Thai farmers resort to collecting ant eggs to sell after land is ravaged by drought

Footage shows struggling farmers in rural Thailand foraging for ant eggs - a local delicacy and an alternative source of income after droughts have ravaged their business.

Donlaporn Yaiwong has given up on rice farming after several decades due to the lack of rain drying out her land in Phayao, northern Thailand.

She now trawls woodland with 30ft long bamboo stem tied with a sack on the end in search of ant nests.

Footage from Thursday (February 27) morning shows her using the long stem to pull the nests of ants complete with their eggs from the branches.

She pours them on a tray filled with tapioca flour which repels the ants so she can sell the eggs as a food ingredient. Ant eggs are used in northern Thailand in "som tam," a popular type of spicy salad, as well as soups and omelette.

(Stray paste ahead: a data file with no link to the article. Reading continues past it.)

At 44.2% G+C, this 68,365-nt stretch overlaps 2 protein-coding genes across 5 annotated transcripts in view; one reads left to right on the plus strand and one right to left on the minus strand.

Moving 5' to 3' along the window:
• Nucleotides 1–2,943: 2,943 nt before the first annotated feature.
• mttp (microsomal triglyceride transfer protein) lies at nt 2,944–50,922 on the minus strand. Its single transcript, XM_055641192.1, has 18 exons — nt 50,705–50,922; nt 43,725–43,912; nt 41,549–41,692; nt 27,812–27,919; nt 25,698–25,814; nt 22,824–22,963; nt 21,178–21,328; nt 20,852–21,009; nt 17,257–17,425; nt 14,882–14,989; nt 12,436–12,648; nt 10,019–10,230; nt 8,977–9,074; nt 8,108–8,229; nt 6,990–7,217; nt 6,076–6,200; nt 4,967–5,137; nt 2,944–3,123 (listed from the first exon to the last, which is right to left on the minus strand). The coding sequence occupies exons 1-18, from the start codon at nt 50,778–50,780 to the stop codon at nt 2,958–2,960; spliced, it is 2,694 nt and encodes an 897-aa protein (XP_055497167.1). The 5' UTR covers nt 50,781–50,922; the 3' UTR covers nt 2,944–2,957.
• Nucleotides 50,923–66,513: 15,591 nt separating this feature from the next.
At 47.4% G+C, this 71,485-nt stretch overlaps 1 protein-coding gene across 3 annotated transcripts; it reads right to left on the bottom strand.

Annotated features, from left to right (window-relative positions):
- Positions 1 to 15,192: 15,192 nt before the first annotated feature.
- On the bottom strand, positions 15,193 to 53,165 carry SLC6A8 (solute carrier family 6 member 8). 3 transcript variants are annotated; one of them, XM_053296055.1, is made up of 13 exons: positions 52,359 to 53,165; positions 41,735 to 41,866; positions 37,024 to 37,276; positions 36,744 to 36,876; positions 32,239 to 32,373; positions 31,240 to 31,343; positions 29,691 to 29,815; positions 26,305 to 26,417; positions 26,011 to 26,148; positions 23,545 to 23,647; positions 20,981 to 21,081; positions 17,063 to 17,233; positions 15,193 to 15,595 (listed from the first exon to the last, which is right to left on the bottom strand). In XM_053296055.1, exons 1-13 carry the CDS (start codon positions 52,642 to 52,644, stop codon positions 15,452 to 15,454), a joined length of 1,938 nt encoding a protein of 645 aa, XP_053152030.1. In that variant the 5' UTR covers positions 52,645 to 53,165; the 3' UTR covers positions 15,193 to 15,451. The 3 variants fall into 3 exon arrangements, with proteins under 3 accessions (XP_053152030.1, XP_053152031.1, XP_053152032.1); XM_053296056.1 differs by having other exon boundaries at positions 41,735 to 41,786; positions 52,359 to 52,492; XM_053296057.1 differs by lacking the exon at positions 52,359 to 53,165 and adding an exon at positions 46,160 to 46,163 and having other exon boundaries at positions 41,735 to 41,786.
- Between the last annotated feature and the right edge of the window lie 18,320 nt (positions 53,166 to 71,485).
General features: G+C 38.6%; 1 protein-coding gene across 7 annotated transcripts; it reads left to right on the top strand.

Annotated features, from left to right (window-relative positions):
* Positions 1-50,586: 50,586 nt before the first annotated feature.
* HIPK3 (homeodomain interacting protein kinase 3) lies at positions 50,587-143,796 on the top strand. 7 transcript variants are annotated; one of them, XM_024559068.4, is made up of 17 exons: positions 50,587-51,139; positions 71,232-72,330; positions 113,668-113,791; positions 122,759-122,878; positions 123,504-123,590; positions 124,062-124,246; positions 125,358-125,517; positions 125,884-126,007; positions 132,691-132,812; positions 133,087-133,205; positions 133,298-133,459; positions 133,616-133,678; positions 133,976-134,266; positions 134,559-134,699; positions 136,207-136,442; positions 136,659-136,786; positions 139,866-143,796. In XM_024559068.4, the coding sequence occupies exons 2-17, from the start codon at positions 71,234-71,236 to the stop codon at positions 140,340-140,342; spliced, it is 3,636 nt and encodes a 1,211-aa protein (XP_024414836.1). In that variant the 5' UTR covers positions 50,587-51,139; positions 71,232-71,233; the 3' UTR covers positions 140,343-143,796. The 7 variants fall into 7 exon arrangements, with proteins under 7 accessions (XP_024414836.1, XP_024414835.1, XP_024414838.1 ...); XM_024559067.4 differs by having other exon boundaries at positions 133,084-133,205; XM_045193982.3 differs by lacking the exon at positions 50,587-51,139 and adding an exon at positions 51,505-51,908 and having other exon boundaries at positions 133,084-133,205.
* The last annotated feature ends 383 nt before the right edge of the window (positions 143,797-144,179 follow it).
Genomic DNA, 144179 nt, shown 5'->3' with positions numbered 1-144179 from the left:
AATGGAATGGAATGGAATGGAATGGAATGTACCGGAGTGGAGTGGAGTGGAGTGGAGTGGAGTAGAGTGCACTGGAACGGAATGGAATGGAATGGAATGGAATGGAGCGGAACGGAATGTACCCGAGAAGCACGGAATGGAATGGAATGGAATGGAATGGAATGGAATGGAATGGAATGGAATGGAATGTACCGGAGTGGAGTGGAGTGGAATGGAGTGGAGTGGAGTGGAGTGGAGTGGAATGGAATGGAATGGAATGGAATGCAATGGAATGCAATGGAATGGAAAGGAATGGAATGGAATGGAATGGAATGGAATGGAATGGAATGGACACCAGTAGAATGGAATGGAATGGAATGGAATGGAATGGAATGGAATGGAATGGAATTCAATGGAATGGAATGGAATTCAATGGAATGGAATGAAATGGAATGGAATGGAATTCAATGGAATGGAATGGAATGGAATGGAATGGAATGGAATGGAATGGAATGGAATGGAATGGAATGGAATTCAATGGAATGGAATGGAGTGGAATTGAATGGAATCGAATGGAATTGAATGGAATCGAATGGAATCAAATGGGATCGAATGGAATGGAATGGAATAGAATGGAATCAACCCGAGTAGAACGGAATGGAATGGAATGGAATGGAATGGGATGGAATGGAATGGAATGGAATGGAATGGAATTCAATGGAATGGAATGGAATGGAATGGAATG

Eating ant eggs are a high source of protein and popular in rural third world Asian countries.

The stricken farmer said that previously she had only sold ant eggs as an extra source of money but now she has to do it for living.

She said: "I would only normally collect ant eggs as side job, but the drought has affected me so badly that now the eggs are my only source of income.

"Moreover, the drought also caused the ants to make fewer nests and I have to spend more time than usual to find enough to sell."

Thailand has suffered severe droughts over the last few months due to a lack of rain. Many rivers and ponds have dried up.